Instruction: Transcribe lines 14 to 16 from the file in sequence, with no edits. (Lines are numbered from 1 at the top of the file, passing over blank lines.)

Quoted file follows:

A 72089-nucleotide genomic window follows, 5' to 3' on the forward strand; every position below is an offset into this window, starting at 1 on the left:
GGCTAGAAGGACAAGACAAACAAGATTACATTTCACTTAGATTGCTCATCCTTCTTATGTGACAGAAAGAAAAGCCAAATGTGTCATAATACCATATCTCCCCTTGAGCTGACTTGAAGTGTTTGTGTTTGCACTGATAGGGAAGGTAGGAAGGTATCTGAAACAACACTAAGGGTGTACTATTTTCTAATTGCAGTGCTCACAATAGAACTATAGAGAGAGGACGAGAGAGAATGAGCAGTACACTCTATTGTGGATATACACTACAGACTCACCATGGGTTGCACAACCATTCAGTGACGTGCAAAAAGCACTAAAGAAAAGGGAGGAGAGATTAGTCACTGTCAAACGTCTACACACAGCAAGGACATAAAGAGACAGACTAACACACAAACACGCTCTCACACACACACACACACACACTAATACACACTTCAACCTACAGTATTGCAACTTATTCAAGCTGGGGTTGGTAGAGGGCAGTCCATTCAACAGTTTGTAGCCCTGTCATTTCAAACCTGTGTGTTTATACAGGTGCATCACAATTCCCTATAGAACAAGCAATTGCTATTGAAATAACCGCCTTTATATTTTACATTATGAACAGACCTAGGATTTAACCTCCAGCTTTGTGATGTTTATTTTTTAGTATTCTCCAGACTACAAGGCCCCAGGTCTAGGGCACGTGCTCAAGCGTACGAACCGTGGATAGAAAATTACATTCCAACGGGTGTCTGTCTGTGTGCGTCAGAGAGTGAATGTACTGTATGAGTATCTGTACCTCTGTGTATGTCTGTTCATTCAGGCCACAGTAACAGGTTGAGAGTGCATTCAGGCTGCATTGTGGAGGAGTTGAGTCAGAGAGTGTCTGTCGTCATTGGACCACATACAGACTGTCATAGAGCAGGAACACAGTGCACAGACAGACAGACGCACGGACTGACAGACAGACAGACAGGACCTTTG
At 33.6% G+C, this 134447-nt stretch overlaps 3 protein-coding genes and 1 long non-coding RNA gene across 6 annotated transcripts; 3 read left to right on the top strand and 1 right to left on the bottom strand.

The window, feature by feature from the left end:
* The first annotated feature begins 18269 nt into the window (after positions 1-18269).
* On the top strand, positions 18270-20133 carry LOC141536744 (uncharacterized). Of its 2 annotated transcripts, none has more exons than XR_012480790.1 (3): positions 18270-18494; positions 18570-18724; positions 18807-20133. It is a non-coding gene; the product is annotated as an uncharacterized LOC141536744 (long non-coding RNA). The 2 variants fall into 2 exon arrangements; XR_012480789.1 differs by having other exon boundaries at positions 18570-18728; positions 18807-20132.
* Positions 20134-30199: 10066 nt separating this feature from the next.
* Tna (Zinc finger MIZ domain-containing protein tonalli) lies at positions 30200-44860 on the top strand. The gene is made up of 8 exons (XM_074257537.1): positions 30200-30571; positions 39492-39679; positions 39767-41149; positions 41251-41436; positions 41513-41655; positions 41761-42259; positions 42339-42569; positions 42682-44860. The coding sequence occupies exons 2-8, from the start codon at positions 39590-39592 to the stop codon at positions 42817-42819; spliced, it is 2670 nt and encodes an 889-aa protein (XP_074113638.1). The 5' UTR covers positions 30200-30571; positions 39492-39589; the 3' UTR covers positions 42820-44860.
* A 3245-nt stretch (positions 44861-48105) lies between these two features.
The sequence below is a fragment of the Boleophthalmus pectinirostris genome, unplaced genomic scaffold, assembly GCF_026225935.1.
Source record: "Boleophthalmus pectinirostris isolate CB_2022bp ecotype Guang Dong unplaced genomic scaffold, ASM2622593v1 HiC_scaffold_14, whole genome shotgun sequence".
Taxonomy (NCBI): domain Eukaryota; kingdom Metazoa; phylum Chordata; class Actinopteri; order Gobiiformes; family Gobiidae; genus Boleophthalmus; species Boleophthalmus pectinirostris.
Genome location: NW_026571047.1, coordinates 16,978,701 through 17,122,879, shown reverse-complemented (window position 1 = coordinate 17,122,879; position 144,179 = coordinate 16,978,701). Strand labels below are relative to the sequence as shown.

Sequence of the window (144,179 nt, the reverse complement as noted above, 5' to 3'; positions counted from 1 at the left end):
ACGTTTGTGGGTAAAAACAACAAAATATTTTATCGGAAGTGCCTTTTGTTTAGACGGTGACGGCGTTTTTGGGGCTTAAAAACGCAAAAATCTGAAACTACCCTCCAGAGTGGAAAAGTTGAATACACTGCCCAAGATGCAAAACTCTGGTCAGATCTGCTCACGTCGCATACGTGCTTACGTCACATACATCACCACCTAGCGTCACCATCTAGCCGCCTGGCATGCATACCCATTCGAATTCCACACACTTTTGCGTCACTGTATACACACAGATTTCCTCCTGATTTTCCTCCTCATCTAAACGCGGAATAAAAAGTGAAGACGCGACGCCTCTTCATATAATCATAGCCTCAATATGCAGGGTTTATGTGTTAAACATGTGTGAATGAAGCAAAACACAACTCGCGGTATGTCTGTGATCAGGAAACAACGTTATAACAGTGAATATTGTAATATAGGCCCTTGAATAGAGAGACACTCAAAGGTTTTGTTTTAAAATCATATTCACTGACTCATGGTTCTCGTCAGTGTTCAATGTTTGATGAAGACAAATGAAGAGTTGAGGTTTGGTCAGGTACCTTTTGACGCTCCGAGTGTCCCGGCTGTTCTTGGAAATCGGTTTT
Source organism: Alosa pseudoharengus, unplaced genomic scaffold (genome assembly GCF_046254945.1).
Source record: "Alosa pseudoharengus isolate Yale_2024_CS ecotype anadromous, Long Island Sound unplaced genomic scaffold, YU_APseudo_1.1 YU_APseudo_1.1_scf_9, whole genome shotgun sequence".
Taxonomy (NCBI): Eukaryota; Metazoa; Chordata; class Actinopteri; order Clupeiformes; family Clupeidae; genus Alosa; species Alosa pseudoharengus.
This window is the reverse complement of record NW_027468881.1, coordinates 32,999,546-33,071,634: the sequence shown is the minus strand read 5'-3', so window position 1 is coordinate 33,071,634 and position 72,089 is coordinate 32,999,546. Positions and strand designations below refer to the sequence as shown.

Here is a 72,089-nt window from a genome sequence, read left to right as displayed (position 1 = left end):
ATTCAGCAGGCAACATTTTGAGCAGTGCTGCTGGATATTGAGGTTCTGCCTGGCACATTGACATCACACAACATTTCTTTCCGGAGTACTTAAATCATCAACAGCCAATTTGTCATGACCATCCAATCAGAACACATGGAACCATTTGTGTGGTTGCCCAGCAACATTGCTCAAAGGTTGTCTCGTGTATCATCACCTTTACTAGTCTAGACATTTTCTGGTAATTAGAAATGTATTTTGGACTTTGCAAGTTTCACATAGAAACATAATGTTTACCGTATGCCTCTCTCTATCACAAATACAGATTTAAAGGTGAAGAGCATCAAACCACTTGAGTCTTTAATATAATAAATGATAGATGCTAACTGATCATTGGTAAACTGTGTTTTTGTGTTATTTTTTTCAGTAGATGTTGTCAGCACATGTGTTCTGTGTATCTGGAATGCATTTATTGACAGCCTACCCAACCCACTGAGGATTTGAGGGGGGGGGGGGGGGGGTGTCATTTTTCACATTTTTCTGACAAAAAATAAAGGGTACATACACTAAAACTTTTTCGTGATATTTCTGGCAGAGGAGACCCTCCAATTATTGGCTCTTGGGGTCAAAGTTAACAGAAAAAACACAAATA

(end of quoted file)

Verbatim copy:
Sequence of the window (144,179 nt, the reverse complement as noted above, 5' to 3'; positions counted from 1 at the left end):
ACGTTTGTGGGTAAAAACAACAAAATATTTTATCGGAAGTGCCTTTTGTTTAGACGGTGACGGCGTTTTTGGGGCTTAAAAACGCAAAAATCTGAAACTACCCTCCAGAGTGGAAAAGTTGAATACACTGCCCAAGATGCAAAACTCTGGTCAGATCTGCTCACGTCGCATACGTGCTTACGTCACATACATCACCACCTAGCGTCACCATCTAGCCGCCTGGCATGCATACCCATTCGAATTCCACACACTTTTGCGTCACTGTATACACACAGATTTCCTCCTGATTTTCCTCCTCATCTAAACGCGGAATAAAAAGTGAAGACGCGACGCCTCTTCATATAATCATAGCCTCAATATGCAGGGTTTATGTGTTAAACATGTGTGAATGAAGCAAAACACAACTCGCGGTATGTCTGTGATCAGGAAACAACGTTATAACAGTGAATATTGTAATATAGGCCCTTGAATAGAGAGACACTCAAAGGTTTTGTTTTAAAATCATATTCACTGACTCATGGTTCTCGTCAGTGTTCAATGTTTGATGAAGACAAATGAAGAGTTGAGGTTTGGTCAGGTACCTTTTGACGCTCCGAGTGTCCCGGCTGTTCTTGGAAATCGGTTTT
Source organism: Alosa pseudoharengus, unplaced genomic scaffold (genome assembly GCF_046254945.1).